2011 was a record year for visitors to some of Paris’ top tourist spots, but increasing tourist numbers are putting strains on some of the city’s finest attractions.

"/> 2011 was a record year for visitors to some of Paris’ top tourist spots, but increasing tourist numbers are putting strains on some of the city’s finest attractions.

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TOURISM

Top attractions struggle with success

2011 was a record year for visitors to some of Paris’ top tourist spots, but increasing tourist numbers are putting strains on some of the city’s finest attractions.

Top attractions struggle with success
Robert S Donovan

A report in Thursday’s Le Figaro says the increasing popularity of Paris as a tourist destination will need to be carefully managed if visitors and the sights themselves are not to suffer.

A record seven million tourists filed past the Mona Lisa, known in France as La Joconde, in 2011. The painting by Leonardo da Vinci is housed in the Louvre museum where it now occupies its own room to cope with its popularity.

According to Henri Loyrette, the president of the Louvre, visitor numbers are manageable at the moment but could eventually become a problem.

“For the time being, visitors don’t complain too much because the Louvre is a must-see,” he told the newspaper.

“But we know the museum would be totally saturated with 12 million visitors.”

It’s not just tourists who could suffer if numbers keep rising. Some of the sights themselves may be damaged.

The Sainte-Chapelle church is visited by 850,000 people each year who cram into its 33-metre long and 10-metre wide space.

“Bit by bit, the breathing of the visitors together with outside pollution is damaging the stained glass,” said Isabelle de Gourcuff who looks after the church.

Seeking to increase its appeal, the Eiffel Tower announced plans this year to renovate its unloved first floor with a revamped visitor area and restaurant. Its visitor numbers are limited by the size of its elevators and the fixed number of trips they can make up the tower each day.

Paris’ most popular sight is the Notre Dame church, which welcomes 13.5 million visitors a year. Other favourites include the Sacré Coeur basilica (10.5 million), the Eiffel Tower (7 million) and the Chateau de Versailles (6.5 million).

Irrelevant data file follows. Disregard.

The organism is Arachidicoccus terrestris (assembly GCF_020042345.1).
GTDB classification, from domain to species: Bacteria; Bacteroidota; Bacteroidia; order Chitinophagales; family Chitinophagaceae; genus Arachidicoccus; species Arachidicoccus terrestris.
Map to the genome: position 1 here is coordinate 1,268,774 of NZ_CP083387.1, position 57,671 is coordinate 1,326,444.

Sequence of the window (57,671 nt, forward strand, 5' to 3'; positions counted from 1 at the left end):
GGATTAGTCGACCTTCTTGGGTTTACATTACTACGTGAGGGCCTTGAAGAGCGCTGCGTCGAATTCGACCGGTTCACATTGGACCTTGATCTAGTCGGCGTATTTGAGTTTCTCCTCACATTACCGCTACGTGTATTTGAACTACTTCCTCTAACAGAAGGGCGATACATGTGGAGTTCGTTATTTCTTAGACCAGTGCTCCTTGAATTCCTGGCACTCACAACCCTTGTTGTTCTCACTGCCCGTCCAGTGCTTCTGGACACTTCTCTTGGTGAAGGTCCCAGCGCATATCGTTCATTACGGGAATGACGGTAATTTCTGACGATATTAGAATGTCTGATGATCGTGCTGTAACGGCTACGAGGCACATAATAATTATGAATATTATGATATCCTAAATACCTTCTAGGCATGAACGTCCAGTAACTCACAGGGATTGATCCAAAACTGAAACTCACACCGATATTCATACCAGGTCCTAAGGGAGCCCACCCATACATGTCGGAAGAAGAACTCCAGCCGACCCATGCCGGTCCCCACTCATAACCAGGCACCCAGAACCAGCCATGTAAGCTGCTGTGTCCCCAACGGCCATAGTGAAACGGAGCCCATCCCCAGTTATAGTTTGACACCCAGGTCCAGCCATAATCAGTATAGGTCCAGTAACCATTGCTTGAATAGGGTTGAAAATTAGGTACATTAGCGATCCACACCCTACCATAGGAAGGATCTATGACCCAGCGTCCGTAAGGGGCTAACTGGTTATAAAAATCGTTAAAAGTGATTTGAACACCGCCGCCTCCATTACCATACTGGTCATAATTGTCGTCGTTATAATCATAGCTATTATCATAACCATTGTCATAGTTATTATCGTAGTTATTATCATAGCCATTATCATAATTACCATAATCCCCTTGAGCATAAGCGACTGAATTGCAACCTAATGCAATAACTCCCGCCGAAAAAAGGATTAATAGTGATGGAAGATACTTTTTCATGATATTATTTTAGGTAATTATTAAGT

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TRAVEL NEWS

Revealed: The fastest way to get across Paris

Car, moped, public transport, or electric bicycle - which means of transport is the quickest way to get across Paris?

Revealed: The fastest way to get across Paris

One intrepid reporter for French daily Le Parisien decided to find out. 

The challenge was simple. Which mode of transport would get the journalist from the heart of Fontenay-sous-Bois in the eastern suburbs to the newspaper’s office on Boulevard de Grenelle, west Paris, fastest?

Over four separate journeys, each one in the middle of rush hour, the electric bicycle was quickest and easiest. More expensive than conventional bikes, electric bikes do come with a government subsidy.

The journey was described as ‘pleasant and touristy’ on a dry but chilly morning going via dedicated cycle lanes that meant the dogged journalist avoided having to weave in and out of traffic.

It took, in total, 47 minutes from start to finish at an average speed of 19km/h, on a trip described as “comfortable” but with a caveat for bad weather. The cost was a few centimes for charging up the bike.

In comparison, a car journey between the same points took 1 hour 27 minutes – a journey not helped by a broken-down vehicle. Even accounting for that, according to the reporter’s traffic app, the journey should – going via part of the capital’s southern ringroad – have taken about 1 hr 12.

Average speed in the car was 15km/h, and it cost about €2.85 in diesel – plus parking.

A “chaotic and stressful” moped trip took 1 hour 3 minutes, and cost €1.30 in unleaded petrol.

Public transport – the RER and Metro combined via RER A to Charles-de-Gaulle-Étoile then Metro line 6 to the station Bir-Hakeim – took 50 minutes door to door, including a 10-minute walk and cost €2.80. The journey was described as “tiring”.

READ ALSO 6 ways to get around Paris without the Metro

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